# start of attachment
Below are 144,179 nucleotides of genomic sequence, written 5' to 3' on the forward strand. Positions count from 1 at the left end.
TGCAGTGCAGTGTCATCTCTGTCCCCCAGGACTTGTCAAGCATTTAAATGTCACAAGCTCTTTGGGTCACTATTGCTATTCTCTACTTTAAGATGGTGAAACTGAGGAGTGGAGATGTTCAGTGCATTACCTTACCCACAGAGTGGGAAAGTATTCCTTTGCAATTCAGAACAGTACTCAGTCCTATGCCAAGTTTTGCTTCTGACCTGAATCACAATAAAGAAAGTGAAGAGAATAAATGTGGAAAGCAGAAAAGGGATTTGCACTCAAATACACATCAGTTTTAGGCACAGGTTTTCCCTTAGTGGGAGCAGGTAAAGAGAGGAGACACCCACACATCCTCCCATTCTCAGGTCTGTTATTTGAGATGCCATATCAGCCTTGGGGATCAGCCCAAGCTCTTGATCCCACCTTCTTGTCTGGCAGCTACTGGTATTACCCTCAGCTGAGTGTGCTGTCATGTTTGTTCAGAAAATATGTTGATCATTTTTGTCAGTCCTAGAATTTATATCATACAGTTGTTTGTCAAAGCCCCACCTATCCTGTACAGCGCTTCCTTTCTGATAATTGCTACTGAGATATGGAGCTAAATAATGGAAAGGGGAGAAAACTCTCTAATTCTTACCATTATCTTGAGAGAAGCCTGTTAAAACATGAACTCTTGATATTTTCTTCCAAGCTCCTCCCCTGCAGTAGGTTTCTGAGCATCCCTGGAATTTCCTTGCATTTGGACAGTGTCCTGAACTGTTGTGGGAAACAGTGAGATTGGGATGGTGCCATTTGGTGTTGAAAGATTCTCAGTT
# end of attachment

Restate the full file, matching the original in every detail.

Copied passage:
Below are 144,179 nucleotides of genomic sequence, written 5' to 3' on the forward strand. Positions count from 1 at the left end.
TGCAGTGCAGTGTCATCTCTGTCCCCCAGGACTTGTCAAGCATTTAAATGTCACAAGCTCTTTGGGTCACTATTGCTATTCTCTACTTTAAGATGGTGAAACTGAGGAGTGGAGATGTTCAGTGCATTACCTTACCCACAGAGTGGGAAAGTATTCCTTTGCAATTCAGAACAGTACTCAGTCCTATGCCAAGTTTTGCTTCTGACCTGAATCACAATAAAGAAAGTGAAGAGAATAAATGTGGAAAGCAGAAAAGGGATTTGCACTCAAATACACATCAGTTTTAGGCACAGGTTTTCCCTTAGTGGGAGCAGGTAAAGAGAGGAGACACCCACACATCCTCCCATTCTCAGGTCTGTTATTTGAGATGCCATATCAGCCTTGGGGATCAGCCCAAGCTCTTGATCCCACCTTCTTGTCTGGCAGCTACTGGTATTACCCTCAGCTGAGTGTGCTGTCATGTTTGTTCAGAAAATATGTTGATCATTTTTGTCAGTCCTAGAATTTATATCATACAGTTGTTTGTCAAAGCCCCACCTATCCTGTACAGCGCTTCCTTTCTGATAATTGCTACTGAGATATGGAGCTAAATAATGGAAAGGGGAGAAAACTCTCTAATTCTTACCATTATCTTGAGAGAAGCCTGTTAAAACATGAACTCTTGATATTTTCTTCCAAGCTCCTCCCCTGCAGTAGGTTTCTGAGCATCCCTGGAATTTCCTTGCATTTGGACAGTGTCCTGAACTGTTGTGGGAAACAGTGAGATTGGGATGGTGCCATTTGGTGTTGAAAGATTCTCAGTT